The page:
1. Introduction

Device memory, or RAM, is a temporary but fast storage option where processes are loaded so that we can quickly access and run them. However, devices have limited memory, which can lead to various performance issues, such as sluggish performance, application crashes, or even system freeze.

Thankfully, Linux is extremely modifiable, allowing us to address these limitations by configuring memory usage in various ways. In this tutorial, we’ll explore a range of techniques to optimize memory usage for the overall system, from limiting resource usage to fine-tuning system configurations.

2. Viewing Current Memory Usage

Before optimizing the total memory of our Linux systems, it’s important to view the current state of memory usage. Fortunately, Linux provides us with a simple yet powerful command to monitor memory usage in real-time called free.

Let’s see an example of its usage:

$ free -h
               total        used        free      shared  buff/cache   available
Mem:           7.4Gi       280Mi       6.5Gi       0.0Ki       691Mi       6.9Gi
Swap:          2.0Gi          0B       2.0Gi

The free command displays as a table the combined amount of free and used physical and swap memory, as well as the buffers and caches used by the system. Here, we’ve used the -h or –human option to display the values in the table in human-readable format.

Let’s explain the rows and columns of the table in detail:

  • Rows:
    • Mem: The physical memory, which is also referred to as RAM (Random Access Memory). This is high-speed storage where processes are loaded while in execution.
    • Swap: The swap memory, which is a designated space on the hard drive used as virtual memory when physical RAM is fully utilized. It acts as an extension of RAM, allowing the system to move less frequently accessed data from RAM to disk to free up physical memory for more active processes.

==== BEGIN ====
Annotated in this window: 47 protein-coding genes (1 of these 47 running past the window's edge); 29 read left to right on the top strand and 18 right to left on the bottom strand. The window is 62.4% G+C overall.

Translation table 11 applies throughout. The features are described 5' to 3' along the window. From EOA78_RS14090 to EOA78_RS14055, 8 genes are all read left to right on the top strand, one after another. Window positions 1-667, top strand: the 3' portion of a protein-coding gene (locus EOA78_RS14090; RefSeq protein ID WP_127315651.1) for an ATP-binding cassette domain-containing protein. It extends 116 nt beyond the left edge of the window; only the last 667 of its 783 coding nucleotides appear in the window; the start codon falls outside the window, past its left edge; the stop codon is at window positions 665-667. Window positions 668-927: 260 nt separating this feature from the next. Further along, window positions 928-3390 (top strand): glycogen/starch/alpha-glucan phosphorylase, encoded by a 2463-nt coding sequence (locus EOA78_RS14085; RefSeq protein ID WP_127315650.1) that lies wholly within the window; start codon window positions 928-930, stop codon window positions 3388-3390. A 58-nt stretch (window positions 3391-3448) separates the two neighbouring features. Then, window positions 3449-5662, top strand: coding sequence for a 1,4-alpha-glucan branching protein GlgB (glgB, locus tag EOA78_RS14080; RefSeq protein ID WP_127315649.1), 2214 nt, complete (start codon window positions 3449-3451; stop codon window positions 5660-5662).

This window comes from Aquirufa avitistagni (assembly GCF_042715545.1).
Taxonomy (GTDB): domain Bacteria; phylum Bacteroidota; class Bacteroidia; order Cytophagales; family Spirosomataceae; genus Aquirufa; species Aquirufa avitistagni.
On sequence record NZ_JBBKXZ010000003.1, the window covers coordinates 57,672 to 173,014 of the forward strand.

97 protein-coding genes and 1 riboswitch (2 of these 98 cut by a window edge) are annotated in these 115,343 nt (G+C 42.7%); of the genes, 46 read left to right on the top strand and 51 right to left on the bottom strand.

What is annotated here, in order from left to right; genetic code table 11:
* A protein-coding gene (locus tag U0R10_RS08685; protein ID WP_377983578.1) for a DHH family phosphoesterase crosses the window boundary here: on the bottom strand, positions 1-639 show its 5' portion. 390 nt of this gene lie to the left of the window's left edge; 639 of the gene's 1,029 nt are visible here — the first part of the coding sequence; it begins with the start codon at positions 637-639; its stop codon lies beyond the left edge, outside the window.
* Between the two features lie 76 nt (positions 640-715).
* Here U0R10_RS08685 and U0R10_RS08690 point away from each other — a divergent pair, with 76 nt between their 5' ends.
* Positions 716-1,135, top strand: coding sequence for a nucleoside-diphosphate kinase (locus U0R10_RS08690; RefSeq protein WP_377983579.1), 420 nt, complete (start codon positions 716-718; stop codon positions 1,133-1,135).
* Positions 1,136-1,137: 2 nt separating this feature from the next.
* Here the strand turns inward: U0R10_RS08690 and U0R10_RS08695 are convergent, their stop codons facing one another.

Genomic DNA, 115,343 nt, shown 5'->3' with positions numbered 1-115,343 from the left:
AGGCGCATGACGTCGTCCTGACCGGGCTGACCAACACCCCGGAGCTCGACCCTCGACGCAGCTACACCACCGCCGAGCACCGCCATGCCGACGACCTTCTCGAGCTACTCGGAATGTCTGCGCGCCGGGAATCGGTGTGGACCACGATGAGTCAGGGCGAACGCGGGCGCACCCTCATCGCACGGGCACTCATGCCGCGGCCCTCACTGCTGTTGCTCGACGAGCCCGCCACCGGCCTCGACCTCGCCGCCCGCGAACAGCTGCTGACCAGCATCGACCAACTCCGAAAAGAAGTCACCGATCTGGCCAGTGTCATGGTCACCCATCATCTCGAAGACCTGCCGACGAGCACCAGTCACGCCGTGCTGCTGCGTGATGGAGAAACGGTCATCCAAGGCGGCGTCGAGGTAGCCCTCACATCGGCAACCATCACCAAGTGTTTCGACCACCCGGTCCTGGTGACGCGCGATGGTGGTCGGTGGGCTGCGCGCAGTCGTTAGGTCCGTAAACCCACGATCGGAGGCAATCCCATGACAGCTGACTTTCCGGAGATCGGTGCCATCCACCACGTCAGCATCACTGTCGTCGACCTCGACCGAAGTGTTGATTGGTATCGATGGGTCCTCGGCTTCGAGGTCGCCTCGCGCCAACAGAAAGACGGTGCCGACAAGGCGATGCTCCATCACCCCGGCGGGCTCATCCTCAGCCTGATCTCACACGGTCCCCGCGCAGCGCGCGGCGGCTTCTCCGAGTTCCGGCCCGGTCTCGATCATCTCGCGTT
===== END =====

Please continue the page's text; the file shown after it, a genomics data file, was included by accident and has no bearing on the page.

• Columns:
    • total: Total memory available
    • used: Amount of memory currently in use
    • free: Amount of unused memory available for use
    • shared: Memory used by shared memory segments that can be simultaneously accessed by multiple processes; it allows processes to communicate and share data efficiently
    • buff/cache: Memory used by buffers and caches; buffers temporarily hold data being transferred, while caches hold frequently accessed data to speed up access times
    • available: Estimated amount of memory available for starting new applications

From the above output of the free command, we can see that our system has almost 8 gibibytes of physical memory and 2 gibibytes of swap space, most of which is unused. This is a good scenario for optimal device performance.

3. Clearing Cache Memory

Clearing the cache can sometimes lead to improved system performance. Since loaded cache memory can decrease the available memory for resource-intensive tasks, one simple way to drop cached data is to write the value 3 to a particular system file:

$ sudo echo 3 > /proc/sys/vm/drop_caches

We use echo to write the value 3 to the /proc/sys/vm/drop_caches file, which instructs the kernel to drop all cached data, cached dentries, and inodes together. We can use this in situations where memory usage needs optimization or performance issues need troubleshooting. We’ll need to run it with the sudo command to enable permission to write to this system file.

However, directly dropping caches without prior preparation may hamper important tasks like data transfer, memory access, and many more. So, it’s essential to ensure that the cache doesn’t contain any useful contents before flushing it. For this particular task, the sync command is useful. Let’s use it in conjunction with the above command:

$ sudo sync && echo 3 > /proc/sys/vm/drop_caches

We need to enable higher privileges to run this command properly using sudoThen we issue the sync command, which signals the operating system to flush all pending writes in the system’s buffers to the disk. By this, we ensure that all data is written to the disk and that any changes are safely persisted before freeing the cache.